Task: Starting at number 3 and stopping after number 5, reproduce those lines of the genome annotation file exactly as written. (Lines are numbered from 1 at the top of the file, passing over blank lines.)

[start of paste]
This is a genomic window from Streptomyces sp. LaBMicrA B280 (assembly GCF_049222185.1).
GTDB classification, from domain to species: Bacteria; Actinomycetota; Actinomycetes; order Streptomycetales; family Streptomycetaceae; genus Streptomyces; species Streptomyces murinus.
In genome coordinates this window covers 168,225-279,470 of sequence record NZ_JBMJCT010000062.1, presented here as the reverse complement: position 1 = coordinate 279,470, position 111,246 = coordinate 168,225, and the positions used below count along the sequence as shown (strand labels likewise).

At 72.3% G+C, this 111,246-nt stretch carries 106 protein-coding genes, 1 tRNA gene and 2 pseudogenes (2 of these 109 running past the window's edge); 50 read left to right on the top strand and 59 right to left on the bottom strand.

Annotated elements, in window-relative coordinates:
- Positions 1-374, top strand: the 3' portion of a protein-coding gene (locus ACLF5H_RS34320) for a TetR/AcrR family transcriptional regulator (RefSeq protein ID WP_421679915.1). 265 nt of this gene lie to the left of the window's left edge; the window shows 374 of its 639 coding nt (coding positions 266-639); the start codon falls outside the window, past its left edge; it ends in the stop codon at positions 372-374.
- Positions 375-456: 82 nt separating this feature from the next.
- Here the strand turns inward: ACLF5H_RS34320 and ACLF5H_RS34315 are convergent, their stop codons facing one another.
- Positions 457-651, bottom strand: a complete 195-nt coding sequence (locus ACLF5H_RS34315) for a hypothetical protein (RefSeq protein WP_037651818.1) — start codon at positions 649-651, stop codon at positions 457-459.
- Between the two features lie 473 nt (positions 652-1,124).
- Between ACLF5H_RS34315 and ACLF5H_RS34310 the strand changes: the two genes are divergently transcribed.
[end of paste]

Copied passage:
In genome coordinates this window covers 168,225-279,470 of sequence record NZ_JBMJCT010000062.1, presented here as the reverse complement: position 1 = coordinate 279,470, position 111,246 = coordinate 168,225, and the positions used below count along the sequence as shown (strand labels likewise).

At 72.3% G+C, this 111,246-nt stretch carries 106 protein-coding genes, 1 tRNA gene and 2 pseudogenes (2 of these 109 running past the window's edge); 50 read left to right on the top strand and 59 right to left on the bottom strand.

Annotated elements, in window-relative coordinates: